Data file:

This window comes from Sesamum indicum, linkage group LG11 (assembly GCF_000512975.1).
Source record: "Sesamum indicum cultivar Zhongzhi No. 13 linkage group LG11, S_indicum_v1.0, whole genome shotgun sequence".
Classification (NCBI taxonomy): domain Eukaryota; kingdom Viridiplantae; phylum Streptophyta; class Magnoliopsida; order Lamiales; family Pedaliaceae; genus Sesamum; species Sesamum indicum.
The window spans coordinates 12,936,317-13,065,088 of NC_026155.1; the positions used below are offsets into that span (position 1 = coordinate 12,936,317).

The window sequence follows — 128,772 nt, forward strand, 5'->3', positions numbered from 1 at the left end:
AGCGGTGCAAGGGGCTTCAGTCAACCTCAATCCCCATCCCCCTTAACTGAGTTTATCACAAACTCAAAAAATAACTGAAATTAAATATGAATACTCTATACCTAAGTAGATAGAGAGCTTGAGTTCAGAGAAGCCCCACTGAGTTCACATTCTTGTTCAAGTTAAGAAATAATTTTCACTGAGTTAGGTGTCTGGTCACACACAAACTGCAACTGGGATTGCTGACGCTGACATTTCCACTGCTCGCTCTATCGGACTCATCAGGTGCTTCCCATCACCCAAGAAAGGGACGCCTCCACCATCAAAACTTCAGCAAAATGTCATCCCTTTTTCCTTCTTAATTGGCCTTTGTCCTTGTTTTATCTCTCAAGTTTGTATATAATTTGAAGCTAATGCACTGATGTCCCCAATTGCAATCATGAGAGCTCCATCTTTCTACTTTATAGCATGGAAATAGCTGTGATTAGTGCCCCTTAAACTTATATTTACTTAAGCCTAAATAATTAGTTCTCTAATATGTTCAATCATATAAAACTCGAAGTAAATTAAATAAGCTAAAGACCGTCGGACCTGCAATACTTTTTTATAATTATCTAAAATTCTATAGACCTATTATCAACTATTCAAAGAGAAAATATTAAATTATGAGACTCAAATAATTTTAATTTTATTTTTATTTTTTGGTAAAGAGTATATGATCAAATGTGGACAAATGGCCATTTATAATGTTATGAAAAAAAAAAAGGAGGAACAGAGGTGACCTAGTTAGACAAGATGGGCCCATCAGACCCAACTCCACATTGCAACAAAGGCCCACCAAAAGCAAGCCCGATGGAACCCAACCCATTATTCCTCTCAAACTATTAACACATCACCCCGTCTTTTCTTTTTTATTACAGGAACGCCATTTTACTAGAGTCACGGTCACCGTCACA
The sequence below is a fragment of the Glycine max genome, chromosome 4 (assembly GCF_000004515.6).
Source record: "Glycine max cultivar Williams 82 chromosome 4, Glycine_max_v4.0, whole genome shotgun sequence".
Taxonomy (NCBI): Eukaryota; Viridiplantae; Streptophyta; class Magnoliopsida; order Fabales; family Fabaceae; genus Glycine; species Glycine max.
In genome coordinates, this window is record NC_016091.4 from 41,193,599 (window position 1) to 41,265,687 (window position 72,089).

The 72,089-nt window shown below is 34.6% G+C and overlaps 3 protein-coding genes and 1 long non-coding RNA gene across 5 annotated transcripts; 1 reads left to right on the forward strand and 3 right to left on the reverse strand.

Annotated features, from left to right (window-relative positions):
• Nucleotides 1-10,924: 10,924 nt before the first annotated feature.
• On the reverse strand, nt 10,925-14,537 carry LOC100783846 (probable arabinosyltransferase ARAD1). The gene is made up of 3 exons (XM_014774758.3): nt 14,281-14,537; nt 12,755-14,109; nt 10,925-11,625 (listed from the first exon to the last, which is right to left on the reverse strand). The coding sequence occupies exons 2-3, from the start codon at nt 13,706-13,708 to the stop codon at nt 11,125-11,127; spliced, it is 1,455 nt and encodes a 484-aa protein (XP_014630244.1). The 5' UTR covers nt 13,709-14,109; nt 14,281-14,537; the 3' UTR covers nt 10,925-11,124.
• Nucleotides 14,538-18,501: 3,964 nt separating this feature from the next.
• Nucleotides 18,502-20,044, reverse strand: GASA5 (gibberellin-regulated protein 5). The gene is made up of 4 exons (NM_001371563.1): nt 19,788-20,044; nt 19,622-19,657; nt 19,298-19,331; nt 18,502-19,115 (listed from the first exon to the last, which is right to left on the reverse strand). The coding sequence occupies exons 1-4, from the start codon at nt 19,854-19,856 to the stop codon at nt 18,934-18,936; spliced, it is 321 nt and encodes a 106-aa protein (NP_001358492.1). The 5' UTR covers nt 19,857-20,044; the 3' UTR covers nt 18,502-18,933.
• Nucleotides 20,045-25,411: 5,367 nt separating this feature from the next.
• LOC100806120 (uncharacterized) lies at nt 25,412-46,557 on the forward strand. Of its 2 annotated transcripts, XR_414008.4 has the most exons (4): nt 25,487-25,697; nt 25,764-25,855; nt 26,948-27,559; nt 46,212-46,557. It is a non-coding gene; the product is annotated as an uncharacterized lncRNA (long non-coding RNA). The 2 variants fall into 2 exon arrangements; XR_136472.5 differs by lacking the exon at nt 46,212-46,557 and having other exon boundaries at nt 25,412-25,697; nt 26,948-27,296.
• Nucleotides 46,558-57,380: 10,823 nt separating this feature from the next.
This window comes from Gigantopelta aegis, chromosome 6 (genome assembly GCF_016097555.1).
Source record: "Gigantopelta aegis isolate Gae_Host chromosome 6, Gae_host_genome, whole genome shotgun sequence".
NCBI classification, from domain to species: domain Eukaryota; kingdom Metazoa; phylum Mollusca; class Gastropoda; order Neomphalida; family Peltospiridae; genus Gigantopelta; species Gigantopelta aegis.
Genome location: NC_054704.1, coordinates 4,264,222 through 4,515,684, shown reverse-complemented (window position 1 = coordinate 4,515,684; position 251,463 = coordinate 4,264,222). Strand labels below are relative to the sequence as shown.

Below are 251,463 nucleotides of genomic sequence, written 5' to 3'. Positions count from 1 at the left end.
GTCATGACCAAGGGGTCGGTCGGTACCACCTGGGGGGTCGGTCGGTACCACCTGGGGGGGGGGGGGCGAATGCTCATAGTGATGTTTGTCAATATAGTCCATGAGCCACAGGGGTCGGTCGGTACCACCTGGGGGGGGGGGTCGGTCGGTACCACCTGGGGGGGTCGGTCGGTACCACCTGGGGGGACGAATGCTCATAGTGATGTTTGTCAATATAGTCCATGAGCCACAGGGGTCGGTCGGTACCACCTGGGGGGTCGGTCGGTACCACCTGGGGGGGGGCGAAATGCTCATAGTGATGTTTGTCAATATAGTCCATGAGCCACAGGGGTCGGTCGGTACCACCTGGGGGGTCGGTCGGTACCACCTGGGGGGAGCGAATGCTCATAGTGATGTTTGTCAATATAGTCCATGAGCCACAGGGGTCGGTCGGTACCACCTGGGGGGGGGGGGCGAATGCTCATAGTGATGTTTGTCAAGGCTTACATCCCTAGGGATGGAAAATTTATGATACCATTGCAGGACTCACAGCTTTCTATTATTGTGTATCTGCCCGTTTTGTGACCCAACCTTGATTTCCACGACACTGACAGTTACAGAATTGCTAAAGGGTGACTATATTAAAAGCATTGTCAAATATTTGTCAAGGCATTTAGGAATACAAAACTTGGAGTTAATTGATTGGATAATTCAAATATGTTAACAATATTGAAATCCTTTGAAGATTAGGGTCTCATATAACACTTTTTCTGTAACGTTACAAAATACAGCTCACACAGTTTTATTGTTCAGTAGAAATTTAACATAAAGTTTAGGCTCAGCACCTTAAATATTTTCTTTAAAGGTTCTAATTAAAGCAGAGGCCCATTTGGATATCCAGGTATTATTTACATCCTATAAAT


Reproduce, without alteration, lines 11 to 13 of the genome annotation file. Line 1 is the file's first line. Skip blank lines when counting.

The 72,089-nt window shown below is 34.6% G+C and overlaps 3 protein-coding genes and 1 long non-coding RNA gene across 5 annotated transcripts; 1 reads left to right on the forward strand and 3 right to left on the reverse strand.

Annotated features, from left to right (window-relative positions):
• Nucleotides 1-10,924: 10,924 nt before the first annotated feature.